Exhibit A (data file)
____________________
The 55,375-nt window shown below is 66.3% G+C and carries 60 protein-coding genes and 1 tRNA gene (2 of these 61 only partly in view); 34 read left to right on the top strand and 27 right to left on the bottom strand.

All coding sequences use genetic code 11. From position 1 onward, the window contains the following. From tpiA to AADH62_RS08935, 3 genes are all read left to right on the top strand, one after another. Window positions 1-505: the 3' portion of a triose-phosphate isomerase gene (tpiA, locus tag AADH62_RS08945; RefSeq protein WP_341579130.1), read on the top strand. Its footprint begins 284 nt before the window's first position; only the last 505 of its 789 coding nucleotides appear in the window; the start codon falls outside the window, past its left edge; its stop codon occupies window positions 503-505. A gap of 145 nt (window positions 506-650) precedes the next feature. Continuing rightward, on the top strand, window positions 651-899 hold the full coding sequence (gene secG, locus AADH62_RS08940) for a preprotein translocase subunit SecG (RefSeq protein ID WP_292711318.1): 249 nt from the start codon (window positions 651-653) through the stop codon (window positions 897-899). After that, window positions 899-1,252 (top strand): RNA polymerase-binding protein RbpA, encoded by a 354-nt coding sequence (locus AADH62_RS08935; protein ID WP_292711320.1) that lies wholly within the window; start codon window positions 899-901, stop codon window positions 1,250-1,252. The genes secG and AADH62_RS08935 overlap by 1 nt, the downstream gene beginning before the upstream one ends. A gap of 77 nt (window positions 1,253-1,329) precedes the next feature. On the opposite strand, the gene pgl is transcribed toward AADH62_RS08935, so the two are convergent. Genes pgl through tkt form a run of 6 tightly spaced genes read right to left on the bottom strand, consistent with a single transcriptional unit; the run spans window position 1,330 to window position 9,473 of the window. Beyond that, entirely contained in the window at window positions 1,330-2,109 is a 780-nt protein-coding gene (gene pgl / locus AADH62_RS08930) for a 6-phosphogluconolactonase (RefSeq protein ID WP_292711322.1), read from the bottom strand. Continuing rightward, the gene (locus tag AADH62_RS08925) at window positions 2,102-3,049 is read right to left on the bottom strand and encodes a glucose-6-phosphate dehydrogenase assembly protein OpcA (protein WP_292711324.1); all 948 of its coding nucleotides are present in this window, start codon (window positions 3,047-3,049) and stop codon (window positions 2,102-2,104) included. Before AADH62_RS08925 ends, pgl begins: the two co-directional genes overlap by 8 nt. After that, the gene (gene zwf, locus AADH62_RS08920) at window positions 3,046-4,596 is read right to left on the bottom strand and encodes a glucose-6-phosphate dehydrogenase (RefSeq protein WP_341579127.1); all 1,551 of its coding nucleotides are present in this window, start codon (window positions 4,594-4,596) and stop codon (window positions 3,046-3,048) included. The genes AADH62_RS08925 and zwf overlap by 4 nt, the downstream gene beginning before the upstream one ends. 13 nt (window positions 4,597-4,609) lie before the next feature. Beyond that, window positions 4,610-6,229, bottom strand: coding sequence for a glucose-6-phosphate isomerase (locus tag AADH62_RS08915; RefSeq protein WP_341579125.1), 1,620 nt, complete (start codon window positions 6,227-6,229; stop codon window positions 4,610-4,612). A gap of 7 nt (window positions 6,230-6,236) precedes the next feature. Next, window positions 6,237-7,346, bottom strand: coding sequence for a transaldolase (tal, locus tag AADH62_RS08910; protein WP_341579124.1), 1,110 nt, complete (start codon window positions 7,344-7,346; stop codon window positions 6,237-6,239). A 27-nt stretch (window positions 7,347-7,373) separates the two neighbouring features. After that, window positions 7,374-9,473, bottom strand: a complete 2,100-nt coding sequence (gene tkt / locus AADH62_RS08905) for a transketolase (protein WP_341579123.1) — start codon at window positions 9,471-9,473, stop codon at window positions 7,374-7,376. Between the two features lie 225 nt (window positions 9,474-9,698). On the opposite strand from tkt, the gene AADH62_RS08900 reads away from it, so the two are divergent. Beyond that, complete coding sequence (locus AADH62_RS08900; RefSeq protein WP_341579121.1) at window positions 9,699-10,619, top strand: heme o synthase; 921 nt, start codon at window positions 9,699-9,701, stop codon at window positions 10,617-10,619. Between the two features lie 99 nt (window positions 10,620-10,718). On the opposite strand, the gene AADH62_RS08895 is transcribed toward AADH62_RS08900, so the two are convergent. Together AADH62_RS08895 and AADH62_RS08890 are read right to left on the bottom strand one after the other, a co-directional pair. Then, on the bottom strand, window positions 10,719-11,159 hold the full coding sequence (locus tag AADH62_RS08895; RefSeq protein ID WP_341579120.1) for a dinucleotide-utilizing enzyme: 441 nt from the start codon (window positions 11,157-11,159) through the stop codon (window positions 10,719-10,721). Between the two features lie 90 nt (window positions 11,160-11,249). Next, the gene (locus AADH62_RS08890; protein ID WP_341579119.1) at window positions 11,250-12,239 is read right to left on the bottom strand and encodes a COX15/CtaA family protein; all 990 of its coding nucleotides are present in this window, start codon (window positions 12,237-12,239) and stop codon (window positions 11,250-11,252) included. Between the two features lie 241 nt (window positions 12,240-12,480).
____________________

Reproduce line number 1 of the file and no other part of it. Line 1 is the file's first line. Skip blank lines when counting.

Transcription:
The 55,375-nt window shown below is 66.3% G+C and carries 60 protein-coding genes and 1 tRNA gene (2 of these 61 only partly in view); 34 read left to right on the top strand and 27 right to left on the bottom strand.